Filmmaker Sophia Takal’s reimagining of Bob Clark’s 1974 slasher classic Black Christmas improves on a tepid 2006 remake by Glen Morgan without finding the weird alchemy of the original. Sharing screenplay duties with April Wolfe, Takal may not have managed a definitive version, but she should be credited with constructing a genre entry interested in the feminist exploration and expression of ideas that reach beyond superficial blood and gore exploitation. Playing with of-the-moment vocabulary familiar on college campuses, the latest Black Christmas upends several slasher conventions, even if the film is a step down from the director’s excellent Always Shine.
Imogen Poots plays Riley, a sorority sister and apparent Final Girl. Preparing for winter break like her cinematic predecessors, Riley — still reeling from a sexual assault committed by an unpunished and unapologetic student who stands defiantly before her — reluctantly participates in a holiday-themed “Up in the Frat House” sketch that parodies “Up on the Housetop” with verses calling out a variety of coercive, unethical and criminal behaviors stereotypical of booze-soaked brotherhoods. That eye-opening musical number succinctly encapsulates the filmmakers’ thematic agenda.
Prank phone calls are updated to app-based direct messages, and Black Christmas initially teases the possibility that the quiet Landon (Caleb Eberhardt), who takes a liking to Riley, may not be as kind and sensitive as he first appears. Throughout the film, Takal takes aim at misogyny in its multiple guises. Whether aggressive and out in the open or hidden behind a mask, the insidiousness of rape culture is investigated through “good girls,” “nice guys,” not-all-men arguments and a Hawthorne College literature curriculum that name-checks Camille Paglia but excludes anything not written by a white male.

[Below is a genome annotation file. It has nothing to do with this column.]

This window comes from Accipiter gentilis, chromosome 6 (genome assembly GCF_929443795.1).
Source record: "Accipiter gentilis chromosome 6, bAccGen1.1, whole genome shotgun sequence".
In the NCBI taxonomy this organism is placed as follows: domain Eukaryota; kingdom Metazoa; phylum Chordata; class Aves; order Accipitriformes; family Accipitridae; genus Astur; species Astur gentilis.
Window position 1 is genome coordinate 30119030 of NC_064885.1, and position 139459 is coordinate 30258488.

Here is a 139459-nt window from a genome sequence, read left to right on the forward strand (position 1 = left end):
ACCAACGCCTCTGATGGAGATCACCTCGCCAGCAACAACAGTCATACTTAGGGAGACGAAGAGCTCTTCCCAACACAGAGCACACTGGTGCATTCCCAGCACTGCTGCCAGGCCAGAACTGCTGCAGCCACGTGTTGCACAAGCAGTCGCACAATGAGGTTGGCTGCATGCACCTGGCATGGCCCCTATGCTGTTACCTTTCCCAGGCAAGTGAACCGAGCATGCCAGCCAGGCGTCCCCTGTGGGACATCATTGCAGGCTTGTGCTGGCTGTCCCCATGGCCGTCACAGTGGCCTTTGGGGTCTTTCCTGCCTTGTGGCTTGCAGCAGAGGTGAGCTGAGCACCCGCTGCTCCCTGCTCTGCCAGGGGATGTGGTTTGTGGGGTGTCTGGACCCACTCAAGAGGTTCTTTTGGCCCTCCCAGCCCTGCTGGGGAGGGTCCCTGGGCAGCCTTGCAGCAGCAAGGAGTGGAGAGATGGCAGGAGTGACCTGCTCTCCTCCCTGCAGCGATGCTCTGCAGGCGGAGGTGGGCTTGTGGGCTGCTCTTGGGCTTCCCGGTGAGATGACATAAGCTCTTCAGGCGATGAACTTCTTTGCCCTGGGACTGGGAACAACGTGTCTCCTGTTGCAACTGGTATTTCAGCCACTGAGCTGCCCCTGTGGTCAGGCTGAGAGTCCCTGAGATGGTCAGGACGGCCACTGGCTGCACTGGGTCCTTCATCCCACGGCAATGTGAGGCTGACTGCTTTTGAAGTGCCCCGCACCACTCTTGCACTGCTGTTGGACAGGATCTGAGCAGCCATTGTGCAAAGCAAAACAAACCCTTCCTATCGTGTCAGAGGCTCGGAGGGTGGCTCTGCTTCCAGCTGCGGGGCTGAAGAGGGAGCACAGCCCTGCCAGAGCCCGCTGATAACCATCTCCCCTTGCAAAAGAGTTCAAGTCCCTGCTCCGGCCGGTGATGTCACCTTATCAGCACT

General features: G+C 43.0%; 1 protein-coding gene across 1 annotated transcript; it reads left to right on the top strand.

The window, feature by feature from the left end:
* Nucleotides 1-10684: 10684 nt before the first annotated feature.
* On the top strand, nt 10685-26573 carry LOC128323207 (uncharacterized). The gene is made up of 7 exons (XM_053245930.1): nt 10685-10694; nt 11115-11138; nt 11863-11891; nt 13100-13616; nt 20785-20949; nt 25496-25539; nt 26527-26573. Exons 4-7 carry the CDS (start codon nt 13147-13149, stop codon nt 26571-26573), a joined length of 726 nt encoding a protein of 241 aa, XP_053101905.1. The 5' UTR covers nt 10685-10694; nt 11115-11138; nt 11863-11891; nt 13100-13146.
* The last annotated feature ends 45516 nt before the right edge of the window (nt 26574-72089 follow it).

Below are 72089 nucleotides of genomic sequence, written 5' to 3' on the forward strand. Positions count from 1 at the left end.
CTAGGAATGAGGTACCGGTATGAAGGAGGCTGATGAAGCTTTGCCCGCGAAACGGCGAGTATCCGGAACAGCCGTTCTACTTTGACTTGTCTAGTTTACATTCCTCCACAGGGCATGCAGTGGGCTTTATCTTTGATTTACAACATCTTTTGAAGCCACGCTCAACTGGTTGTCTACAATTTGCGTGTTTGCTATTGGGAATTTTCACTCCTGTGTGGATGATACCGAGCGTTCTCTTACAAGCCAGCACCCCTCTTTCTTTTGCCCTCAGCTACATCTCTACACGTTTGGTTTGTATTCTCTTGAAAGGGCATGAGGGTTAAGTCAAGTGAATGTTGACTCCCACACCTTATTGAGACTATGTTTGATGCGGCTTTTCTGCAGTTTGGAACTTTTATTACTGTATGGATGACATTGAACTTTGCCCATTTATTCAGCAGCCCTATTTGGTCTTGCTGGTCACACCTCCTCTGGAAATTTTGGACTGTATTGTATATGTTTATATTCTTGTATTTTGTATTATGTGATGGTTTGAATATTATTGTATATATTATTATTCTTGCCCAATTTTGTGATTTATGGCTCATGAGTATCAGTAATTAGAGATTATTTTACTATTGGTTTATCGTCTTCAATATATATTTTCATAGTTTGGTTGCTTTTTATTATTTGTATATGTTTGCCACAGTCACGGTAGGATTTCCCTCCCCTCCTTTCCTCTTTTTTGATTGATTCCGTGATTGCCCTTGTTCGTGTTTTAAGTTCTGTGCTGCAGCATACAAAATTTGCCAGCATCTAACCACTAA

As Professor Gelson, Cary Elwes is the academic who openly cultivates a sexist teaching agenda, and his performance stands in for a wide variety of false victimhood narratives. Unable to accept even the slightest whiff of equality and egalitarianism, Gelson’s overreactions — even as they occur within a system designed to favor the men credibly accused of committing rapes — will remind viewers of any number of high-profile office holders perpetually outraged when confronted with facts, logic and the truth.
Not all of the mechanics of the storytelling work, and Takal and Wolfe aren’t quite sure how to resolve some clunky elements that veer out of realism and into sorcery and the supernatural. But Black Christmas, despite the earnestness of its admonishment of entitled patriarchy (Takal, rather brilliantly, has claimed that she drew on Brett Kavanaugh’s confirmation hearings), never takes itself too seriously. Like many genre exercises, the characters function with a level of self-awareness that flirts with metanarrative.
Smartly, Takal doesn’t always do away with the most obviously “expendable” characters, particularly the women who would traditionally be victimized by the relentless killer, and Black Christmas refreshingly subverts Old Dark House math to reinforce the punch of the trailer’s highlight line: “You messed with the wrong sisters.” It is on this count that the director makes her boldest and shrewdest move by sending her young women into literal battle against the privileged bros being groomed to perpetuate white male power as future brokers in education, business, law and politics.
Greg Carlson (@gcarlson1972) is an associate professor of communication studies and the director of the interdisciplinary film studies minor program at Concordia College in Moorhead, Minnesota. He is also the film editor of the High Plains Reader, where his writing has appeared since 1997.